Wednesday, November 15, 2023

2023.11.15 Hopewell @Home ▫ Isaiah 29:1–14

Read Isaiah 29:1–14

Questions from the Scripture text: Upon who/what is the second woe pronounced (Isaiah 29:1a)? What is its great boast? What else does it boast (verse 1b–c)? But Who is going to be against them (Isaiah 29:2-3)? How is God’s attitude toward doing so described, in human terms (verse 2b–c)? And what will the effect be upon them (Isaiah 29:4)? How low are they described as being brought down (verse 4b, c, d, e)? Whom else will God bring this low (Isaiah 29:5)? Despite what appearance of theirs (verse 5c)? What will their comparative weightiness end up being (verse 5d)? How long will this take (verse 5e)? Who is punishing Jerusalem in this way (Isaiah 29:6)? How severely? But after they have distressed her, what will the end result be (Isaiah 29:7-8)? What are the people of Jerusalem like, in response to this vision (Isaiah 29:9)? Who is doing it to them in verse 9b? But Who is superintending this in His providence (Isaiah 29:10)? By the removal/confusion of whom is He especially judging them (verse 10c–d)? What effect does their spiritual blindness have on their ability to understand Isaiah (Isaiah 29:11-12)? Under such judgment, what are the people yet doing (Isaiah 29:13a–c)? But with what inner substance (verse 13d)? From where does religion come, when there is this blindness-induced hypocrisy toward God (verse 13e)? What are they, therefore, especially unable to see (Isaiah 29:14, cf. 1 Corinthians 1:18–25)?

How is pride dangerous? Isaiah 29:1–14 prepares us for the first serial reading in public worship on the Lord’s Day. In these fourteen verses of Holy Scripture, the Holy Spirit teaches us that pride puts us in danger of stumbling over the Cornerstone, inventing our own theology, and devising our own worship. 

God opposes the proud. Jerusalem, here, is a warning against spiritual pride. They were proud to be Ariel, “lion of God” (Isaiah 29:1a, cf. Genesis 49:9–10). They were proud to be the city of David (Isaiah 29:1a). They were proud of how long their city had stood (verse 1b). They were proud to be the location of the feasts (verse 1c). But being near to God and used of God is cause for humility, not pride. And the Lord Himself will humble them. He will distress and grieve them (Isaiah 29:2), bring them down (Isaiah 29:3-4a), and silence their proud talk (Isaiah 29:4b–e). Let gratitude and worship be our humble responses to all of God’s goodness to us, lest we learn by sad, humiliating, silencing experience: God opposes the proud (cf. 1 Peter 5:5–7).

God destroys His people’s oppressors. It is God’s prerogative to distress Jerusalem (Isaiah 29:2a), but those mere creatures who gladly distress His people (Isaiah 29:7c) have their days numbered. Though their day seem great and fierce (“multitude of the terrible ones,” Isaiah 29:5c), it will ultimately amount to nothing (Isaiah 29:5Isaiah 29:7-8), and the Lord will punish them (Isaiah 29:6). This is a warning to any who would oppress or persecute the church—and since the Lord may surprise us with regard to in whom He has begun a work of grace, it is truly a warning against oppressing or persecuting any. But it is also an encouragement to believers who are being oppressed—that we would trust God’s vengeance, leave room for His wrath, and refuse to trust in our own wisdom or strength for help.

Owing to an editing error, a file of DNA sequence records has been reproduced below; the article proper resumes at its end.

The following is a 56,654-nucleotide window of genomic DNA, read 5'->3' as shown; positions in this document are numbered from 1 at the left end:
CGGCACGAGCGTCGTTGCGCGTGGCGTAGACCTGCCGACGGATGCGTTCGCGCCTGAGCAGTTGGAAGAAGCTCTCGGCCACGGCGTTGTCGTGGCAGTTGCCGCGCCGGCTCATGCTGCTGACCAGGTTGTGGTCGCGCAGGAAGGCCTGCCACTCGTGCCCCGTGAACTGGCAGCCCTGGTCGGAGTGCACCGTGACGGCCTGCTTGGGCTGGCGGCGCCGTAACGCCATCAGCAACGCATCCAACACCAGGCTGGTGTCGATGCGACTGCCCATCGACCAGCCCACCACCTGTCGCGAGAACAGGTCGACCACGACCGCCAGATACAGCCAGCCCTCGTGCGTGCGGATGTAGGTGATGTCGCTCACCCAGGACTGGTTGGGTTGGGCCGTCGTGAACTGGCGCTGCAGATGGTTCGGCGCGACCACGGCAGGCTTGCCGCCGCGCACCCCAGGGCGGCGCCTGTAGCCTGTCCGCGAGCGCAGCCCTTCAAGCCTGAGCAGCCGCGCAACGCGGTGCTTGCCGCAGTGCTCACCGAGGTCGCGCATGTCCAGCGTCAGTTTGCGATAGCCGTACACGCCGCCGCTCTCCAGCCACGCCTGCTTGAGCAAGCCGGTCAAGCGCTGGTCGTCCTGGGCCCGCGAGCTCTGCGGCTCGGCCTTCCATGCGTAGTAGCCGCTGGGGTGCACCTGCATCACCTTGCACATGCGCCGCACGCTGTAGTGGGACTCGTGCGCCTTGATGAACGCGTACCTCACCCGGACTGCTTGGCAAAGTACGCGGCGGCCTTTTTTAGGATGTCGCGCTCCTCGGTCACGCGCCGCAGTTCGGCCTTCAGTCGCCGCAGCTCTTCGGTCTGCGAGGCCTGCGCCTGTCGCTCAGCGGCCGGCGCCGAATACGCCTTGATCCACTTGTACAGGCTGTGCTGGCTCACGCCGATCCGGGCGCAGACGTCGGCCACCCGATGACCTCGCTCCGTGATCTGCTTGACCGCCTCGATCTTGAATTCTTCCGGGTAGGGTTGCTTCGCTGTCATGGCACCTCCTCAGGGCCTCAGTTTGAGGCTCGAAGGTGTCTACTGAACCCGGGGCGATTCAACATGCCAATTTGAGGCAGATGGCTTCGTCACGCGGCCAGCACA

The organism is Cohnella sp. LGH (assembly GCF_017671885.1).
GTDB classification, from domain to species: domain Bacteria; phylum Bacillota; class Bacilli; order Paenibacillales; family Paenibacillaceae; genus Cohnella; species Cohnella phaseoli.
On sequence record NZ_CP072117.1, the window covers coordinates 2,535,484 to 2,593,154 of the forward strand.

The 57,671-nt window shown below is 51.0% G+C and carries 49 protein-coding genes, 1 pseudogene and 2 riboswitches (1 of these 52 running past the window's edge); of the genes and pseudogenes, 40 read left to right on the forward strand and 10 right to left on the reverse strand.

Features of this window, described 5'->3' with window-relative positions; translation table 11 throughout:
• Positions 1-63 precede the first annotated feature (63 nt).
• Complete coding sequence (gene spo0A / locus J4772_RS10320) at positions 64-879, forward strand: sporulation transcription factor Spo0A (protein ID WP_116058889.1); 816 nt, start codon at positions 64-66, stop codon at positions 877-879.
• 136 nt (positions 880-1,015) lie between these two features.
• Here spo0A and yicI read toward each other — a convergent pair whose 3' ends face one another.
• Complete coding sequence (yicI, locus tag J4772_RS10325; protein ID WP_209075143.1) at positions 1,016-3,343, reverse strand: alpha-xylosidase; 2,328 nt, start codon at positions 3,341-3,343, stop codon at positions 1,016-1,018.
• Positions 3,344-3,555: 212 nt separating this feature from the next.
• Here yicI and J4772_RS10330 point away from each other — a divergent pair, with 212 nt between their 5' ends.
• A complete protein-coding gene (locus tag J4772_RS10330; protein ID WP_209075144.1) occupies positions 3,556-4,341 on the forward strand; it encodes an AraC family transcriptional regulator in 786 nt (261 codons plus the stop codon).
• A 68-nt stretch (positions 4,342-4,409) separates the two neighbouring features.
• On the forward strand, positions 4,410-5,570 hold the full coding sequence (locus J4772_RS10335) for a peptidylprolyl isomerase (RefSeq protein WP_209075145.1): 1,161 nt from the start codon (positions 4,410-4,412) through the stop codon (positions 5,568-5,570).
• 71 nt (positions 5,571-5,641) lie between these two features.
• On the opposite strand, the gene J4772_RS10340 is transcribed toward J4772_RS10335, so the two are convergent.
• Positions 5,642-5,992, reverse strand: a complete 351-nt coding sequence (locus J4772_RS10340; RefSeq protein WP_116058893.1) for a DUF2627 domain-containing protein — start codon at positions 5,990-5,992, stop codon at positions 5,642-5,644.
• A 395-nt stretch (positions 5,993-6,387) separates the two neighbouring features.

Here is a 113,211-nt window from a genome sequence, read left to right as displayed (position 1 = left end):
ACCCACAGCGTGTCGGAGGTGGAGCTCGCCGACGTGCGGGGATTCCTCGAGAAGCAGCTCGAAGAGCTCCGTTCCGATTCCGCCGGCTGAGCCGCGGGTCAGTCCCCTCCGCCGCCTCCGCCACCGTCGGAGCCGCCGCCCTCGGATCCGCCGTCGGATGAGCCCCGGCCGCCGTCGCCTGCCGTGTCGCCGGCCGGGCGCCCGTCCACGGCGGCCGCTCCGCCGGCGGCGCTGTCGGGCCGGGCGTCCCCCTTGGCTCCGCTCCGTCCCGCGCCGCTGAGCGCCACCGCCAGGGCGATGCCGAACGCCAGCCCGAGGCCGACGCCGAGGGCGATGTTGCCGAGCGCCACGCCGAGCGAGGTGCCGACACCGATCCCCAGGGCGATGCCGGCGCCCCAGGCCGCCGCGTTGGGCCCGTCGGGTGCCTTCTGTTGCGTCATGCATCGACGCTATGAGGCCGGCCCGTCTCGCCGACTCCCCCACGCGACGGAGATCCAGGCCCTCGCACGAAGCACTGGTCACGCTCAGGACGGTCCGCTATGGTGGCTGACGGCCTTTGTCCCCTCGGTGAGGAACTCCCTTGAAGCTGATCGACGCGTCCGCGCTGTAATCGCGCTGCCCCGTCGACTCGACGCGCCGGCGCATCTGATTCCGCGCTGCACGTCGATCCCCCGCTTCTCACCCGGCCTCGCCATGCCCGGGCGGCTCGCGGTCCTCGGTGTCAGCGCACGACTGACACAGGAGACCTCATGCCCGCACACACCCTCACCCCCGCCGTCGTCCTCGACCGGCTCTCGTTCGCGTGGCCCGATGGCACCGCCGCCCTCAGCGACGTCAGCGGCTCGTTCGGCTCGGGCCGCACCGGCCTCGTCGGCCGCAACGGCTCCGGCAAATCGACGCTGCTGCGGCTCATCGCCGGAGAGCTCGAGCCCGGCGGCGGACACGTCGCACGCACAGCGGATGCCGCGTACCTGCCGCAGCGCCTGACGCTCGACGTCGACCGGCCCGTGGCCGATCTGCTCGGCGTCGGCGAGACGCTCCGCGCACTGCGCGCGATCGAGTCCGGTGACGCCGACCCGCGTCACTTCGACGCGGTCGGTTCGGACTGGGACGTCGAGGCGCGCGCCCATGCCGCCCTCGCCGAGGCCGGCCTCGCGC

Spiritual blindness the worst judgment. The Lord will disable and disorient Jerusalem (Isaiah 29:9). He will remove His prophets from among them (Isaiah 29:10) and incapacitate their understanding (Isaiah 29:11-12). Without having or understanding God’s Word, they will think that they draw near to God and honor God, but the truth will be that their hearts are far from Him (Isaiah 29:13). Their theology—especially their theology of worship—will be merely the ideas, the commandments, of men. Manmade worship and theology is a dreadful judgment. May God deliver us from thinking about Him according to our thoughts instead of His! May God deliver us from worshiping Him according to our ideas instead of His instruction!

The marvelous wisdom and work of God. The city that was proud of being the lion of God will be the city where God lays a cornerstone—the very cornerstone that they reject (cf. Isaiah 8:14, Isaiah 28:16)! But the wisdom of man could never come up with a plan in which the Lord of Glory is crucified for sinners (cf. 1 Corinthians 1:18–2:16). Right in the place where the folly of pride had presented itself, God did the marvelous work that makes the wisdom of men to perish and the understanding of men to be hidden (Isaiah 29:14). When the Cornerstone Himself came, they were under the blindness of the wisdom of men and could not perceive the wisdom of God in the marvelous work of Christ and His cross.

What blessings have you received that might become causes of pride? How must you be careful not to think of God? What are some manmade ways of doing so? How must you be careful not to worship God? What are some manmade ways of doing so? What has God’s wisdom and power done for you? What other hopes must you reject?

Sample prayer:  Lord, we praise You for preparing for Your people that which no eye could see, no ear could hear, and the heart of man could not understand. Forgive us for how often we have tried to make You make sense to us, rather than following the logic of Your Word. Forgive us for how often we have desired to worship You in a way that felt worshipful to us, rather than the way that You have defined. In that way, we have drawn near to You with our lips, when our heart was far from You. But indeed, in Your wisdom and power, You have given Christ for us, through Whom we look to You for grace, AMEN!

Suggested songs: ARP32AB “What Blessedness” or TPH426 “How Vast the Benefits Divine” 

No comments:

Post a Comment